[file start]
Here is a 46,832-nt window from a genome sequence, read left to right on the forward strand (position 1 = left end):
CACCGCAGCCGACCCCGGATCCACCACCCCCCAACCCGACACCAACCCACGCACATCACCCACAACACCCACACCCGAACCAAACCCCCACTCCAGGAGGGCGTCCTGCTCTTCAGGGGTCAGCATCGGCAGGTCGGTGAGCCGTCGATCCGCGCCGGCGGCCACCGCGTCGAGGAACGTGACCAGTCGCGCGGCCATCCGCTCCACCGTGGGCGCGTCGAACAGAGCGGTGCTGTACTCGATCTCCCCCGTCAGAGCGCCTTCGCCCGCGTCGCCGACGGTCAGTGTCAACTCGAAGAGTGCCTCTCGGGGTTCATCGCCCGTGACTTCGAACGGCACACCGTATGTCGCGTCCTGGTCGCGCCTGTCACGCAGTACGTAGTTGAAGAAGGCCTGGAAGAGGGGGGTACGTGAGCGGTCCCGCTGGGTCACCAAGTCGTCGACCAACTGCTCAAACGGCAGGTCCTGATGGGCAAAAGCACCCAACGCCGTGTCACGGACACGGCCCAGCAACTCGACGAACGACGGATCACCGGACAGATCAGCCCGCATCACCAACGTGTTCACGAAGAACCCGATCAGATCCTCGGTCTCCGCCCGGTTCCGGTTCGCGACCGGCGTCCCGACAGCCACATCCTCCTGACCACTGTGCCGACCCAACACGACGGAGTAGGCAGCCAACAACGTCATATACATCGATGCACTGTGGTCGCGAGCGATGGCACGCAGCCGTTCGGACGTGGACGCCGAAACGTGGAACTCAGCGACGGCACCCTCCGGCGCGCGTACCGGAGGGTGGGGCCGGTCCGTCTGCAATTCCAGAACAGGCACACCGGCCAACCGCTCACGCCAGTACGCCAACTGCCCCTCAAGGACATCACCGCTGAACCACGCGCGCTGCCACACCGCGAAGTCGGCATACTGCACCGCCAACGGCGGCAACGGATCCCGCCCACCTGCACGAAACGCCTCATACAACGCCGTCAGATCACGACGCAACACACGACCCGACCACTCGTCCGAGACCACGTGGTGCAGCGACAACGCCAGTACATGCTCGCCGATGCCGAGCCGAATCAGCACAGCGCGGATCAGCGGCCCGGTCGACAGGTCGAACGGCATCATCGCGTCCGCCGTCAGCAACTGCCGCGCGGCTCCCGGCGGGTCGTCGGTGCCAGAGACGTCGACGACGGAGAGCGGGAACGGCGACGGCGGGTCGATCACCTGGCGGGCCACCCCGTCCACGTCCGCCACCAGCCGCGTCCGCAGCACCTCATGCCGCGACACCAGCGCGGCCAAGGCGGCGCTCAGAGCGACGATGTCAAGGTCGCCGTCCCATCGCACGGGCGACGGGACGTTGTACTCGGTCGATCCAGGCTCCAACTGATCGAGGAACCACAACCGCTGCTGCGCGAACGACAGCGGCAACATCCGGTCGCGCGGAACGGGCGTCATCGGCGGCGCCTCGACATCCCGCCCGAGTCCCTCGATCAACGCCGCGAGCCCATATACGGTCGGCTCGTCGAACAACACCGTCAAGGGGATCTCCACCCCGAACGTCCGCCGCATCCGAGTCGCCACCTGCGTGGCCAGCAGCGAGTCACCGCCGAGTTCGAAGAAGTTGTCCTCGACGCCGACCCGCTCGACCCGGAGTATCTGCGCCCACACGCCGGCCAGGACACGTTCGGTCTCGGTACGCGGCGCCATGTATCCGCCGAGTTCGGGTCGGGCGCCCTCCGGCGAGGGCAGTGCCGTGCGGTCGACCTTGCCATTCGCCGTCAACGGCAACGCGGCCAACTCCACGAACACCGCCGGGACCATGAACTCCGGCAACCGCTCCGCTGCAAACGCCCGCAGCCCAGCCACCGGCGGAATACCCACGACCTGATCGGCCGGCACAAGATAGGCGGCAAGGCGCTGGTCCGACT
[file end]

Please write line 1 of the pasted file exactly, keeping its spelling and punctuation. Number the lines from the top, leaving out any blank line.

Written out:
Here is a 46,832-nt window from a genome sequence, read left to right on the forward strand (position 1 = left end):